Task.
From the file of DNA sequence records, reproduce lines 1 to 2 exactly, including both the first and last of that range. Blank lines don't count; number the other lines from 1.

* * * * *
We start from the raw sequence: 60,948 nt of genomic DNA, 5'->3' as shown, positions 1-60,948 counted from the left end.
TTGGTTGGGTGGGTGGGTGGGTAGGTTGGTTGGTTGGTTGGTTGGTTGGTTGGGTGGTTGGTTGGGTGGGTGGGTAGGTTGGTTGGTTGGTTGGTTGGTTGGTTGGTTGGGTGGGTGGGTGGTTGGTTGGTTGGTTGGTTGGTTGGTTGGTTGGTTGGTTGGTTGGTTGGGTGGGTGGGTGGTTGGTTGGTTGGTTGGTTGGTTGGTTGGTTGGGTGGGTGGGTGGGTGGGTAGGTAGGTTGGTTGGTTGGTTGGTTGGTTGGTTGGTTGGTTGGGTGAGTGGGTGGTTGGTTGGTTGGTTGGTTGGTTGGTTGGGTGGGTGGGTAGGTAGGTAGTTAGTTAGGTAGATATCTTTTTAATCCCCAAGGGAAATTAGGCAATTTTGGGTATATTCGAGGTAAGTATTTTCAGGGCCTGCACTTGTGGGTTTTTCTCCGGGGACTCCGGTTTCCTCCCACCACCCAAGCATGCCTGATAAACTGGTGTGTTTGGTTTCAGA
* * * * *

We start from the raw sequence: 60,948 nt of genomic DNA, 5'->3' as shown, positions 1-60,948 counted from the left end.
TTGGTTGGGTGGGTGGGTGGGTAGGTTGGTTGGTTGGTTGGTTGGTTGGTTGGGTGGTTGGTTGGGTGGGTGGGTAGGTTGGTTGGTTGGTTGGTTGGTTGGTTGGTTGGGTGGGTGGGTGGTTGGTTGGTTGGTTGGTTGGTTGGTTGGTTGGTTGGTTGGTTGGTTGGGTGGGTGGGTGGTTGGTTGGTTGGTTGGTTGGTTGGTTGGTTGGGTGGGTGGGTGGGTGGGTAGGTAGGTTGGTTGGTTGGTTGGTTGGTTGGTTGGTTGGTTGGGTGAGTGGGTGGTTGGTTGGTTGGTTGGTTGGTTGGTTGGGTGGGTGGGTAGGTAGGTAGTTAGTTAGGTAGATATCTTTTTAATCCCCAAGGGAAATTAGGCAATTTTGGGTATATTCGAGGTAAGTATTTTCAGGGCCTGCACTTGTGGGTTTTTCTCCGGGGACTCCGGTTTCCTCCCACCACCCAAGCATGCCTGATAAACTGGTGTGTTTGGTTTCAGA